German Shepherd Breed Health Problems

HAEMOPHILIA: Only males are affected, but bitches are the carriers, so any female producing hemophiliac puppy must be immediately discarded for breeding. Blood tests can be taken in most countries and Shepherds can be tested at an early age, so if your dog comes from a line known to produce hemophilia, have the dog tested. 

VON WILLEBRANDS DISEASE: This can occur in either sex. The type of bleeding is different from hemophilia. The US seems to be country mainly affected at the moment. 

EPILEPSY: Not all convulsions are hereditary. They can be caused by a knock on the head, a brain tumor or after-effects of the distemper. Your Shepherd will suddenly go rigid, shaking its head, champing its jaws, and producing a lot of white, frothy saliva. The dog will suddenly fall over its side, with the legs making galloping movements, and sometimes the dog will lose control of its bladder. The attack will be over in about two minutes. The Shepherd will then appear dazed for a few minutes before becoming normal again. The only way to ascertain whether this is idiopathic (hereditary) epilepsy or not, is for your vet to give the dog a thorough clinical examination and take a brain reading with an encephalograph. If hereditary, do not breed form your Shepherd. Epilepsy can be controlled with drugs, but if your dog’s condition deteriorates, the kindest solution is euthanasia. Epilepsy usually starts between one and three years of age but it can also occur in between eight and nine years.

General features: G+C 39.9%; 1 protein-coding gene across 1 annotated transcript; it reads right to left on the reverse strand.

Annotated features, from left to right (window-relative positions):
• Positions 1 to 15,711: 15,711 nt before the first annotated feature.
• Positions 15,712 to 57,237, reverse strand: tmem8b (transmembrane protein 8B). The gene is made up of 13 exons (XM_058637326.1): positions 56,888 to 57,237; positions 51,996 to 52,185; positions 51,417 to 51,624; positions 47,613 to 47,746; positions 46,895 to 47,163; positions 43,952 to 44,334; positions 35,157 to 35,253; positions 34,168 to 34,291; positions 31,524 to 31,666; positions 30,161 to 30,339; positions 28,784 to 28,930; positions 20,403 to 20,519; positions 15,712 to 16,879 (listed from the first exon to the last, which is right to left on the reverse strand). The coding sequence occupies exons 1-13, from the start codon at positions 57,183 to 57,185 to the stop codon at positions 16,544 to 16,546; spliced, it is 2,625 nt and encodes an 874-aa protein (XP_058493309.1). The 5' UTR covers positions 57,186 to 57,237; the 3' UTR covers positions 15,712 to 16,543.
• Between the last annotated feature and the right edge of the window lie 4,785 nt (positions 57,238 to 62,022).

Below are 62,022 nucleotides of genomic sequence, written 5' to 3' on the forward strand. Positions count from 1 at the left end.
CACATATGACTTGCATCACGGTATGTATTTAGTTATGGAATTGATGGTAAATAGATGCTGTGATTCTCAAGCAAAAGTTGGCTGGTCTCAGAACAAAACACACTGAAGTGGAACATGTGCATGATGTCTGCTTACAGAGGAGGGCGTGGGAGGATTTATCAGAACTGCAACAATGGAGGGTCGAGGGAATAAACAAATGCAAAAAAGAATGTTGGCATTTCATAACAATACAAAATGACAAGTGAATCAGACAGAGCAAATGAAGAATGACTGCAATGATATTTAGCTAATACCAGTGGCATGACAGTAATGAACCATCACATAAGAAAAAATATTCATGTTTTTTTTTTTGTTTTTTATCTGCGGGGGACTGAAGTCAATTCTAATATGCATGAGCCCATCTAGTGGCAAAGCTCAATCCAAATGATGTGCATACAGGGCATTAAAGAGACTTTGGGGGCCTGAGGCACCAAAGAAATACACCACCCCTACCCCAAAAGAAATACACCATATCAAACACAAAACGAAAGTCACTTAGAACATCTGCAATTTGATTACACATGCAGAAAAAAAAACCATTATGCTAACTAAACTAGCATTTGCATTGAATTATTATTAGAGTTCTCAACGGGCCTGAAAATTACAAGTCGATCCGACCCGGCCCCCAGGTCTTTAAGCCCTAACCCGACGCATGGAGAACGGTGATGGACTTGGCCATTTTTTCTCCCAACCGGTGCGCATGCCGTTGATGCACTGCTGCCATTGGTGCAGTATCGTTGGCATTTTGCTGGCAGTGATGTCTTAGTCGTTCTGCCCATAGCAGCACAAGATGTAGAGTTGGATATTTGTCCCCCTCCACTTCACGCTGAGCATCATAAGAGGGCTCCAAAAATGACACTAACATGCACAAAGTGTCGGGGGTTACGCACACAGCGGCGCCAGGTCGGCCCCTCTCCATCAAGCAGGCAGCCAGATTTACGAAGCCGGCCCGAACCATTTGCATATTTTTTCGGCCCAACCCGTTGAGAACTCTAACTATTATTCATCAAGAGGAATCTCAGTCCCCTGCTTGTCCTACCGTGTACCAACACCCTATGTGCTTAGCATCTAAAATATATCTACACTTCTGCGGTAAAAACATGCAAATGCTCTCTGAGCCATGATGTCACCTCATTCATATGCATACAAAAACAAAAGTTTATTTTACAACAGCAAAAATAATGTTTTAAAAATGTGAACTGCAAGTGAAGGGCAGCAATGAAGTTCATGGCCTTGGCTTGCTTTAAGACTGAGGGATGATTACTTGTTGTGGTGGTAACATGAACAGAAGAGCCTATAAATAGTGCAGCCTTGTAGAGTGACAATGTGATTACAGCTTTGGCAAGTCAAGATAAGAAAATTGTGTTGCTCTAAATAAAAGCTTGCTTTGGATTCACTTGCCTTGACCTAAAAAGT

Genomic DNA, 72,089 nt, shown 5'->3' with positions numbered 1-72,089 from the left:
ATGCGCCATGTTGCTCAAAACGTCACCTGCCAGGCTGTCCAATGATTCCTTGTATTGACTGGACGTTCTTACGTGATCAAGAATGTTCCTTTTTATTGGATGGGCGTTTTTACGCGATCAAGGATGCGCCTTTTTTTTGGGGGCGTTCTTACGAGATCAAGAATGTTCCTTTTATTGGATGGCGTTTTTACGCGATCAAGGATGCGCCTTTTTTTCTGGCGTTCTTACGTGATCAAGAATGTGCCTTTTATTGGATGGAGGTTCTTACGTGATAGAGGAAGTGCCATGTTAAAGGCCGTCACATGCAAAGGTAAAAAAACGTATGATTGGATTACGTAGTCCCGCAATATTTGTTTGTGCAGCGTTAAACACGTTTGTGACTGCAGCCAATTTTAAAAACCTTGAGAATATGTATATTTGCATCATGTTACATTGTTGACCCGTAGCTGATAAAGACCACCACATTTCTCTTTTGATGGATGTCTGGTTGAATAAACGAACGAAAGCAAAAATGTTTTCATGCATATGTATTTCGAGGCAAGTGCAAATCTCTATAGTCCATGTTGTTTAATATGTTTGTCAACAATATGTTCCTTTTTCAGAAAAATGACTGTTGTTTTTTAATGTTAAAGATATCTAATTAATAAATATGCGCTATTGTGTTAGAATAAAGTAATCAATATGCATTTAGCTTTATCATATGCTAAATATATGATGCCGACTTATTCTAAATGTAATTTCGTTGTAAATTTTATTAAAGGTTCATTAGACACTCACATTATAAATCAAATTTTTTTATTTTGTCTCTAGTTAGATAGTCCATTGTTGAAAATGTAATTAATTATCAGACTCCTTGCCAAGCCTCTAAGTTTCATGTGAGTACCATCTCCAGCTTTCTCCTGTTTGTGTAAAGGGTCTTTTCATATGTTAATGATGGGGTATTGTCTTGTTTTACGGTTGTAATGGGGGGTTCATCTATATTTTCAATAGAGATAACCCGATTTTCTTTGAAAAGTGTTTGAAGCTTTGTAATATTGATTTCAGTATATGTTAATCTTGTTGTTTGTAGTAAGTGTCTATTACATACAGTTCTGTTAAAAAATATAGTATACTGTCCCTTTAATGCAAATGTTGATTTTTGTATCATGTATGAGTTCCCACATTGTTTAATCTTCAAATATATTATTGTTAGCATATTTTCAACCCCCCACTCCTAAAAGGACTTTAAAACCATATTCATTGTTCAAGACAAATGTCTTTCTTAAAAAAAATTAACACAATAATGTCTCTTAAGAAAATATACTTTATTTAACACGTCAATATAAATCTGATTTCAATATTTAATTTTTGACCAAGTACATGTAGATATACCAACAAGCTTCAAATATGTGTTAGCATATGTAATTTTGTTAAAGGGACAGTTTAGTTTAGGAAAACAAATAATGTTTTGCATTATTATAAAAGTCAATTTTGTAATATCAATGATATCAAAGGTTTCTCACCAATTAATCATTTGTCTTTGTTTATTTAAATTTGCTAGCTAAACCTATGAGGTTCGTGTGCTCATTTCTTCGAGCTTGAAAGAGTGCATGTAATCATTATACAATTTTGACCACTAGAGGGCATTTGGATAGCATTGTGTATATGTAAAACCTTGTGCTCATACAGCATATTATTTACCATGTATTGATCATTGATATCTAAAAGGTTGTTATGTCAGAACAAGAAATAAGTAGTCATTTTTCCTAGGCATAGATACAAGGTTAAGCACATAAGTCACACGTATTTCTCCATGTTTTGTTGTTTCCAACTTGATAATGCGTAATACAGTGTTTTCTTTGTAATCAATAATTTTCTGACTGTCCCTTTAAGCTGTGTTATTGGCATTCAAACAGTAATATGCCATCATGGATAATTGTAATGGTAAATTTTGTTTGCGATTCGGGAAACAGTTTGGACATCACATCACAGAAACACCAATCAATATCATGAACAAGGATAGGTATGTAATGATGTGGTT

STOMACH TORSION OR BLOAT: This is horrible complaint, and unless the dog is rushed to the vet within twenty minutes of the onset, it will be fatal. For no apparent reason, the stomach turns on its axis, thus blocking gases from being passed at either end. If you feel the stomach, it will be as hard as rock. The vet will operate immediately and return the stomach to its correct position. If caught in time, the operation is usually successful, but it can recur. Many opinions exist as to the reasons for this complaint, but to date, no real explanation has been found. It seems to be occur more in larger breeds. 

HEATSTROKE: This is an emergency which requires immediate attention. Dogs left in cars during the summer months without suitable ventilation, those tied up in full sun, or left in concrete runs without access to shade are all liable to develop heatstroke. Special care must be taken to ensure your Shepherd always has access to shade if living in a hot country. The first signs are rapid panting, staggering and then falling over. Put the dog in a bath of cold water, hose down with a garden hose, or put ice-packs around the dog. Packets of frozen food make excellent ice-packs. Unless you can bring your Shepherd’s temperature down quickly, heatstroke can prove fatal. 

PYOMETRA: This condition is similar to metritis, but far more serious. It does not usually occur in a bitch with puppies, but older bitches are more prone to it. If your bitch goes off her food but drinks a lot, has a temperature and a smelly vaginal discharge, take her immediately to the vet, who will operate at once. If ignored, pyometra will prove fatal. 

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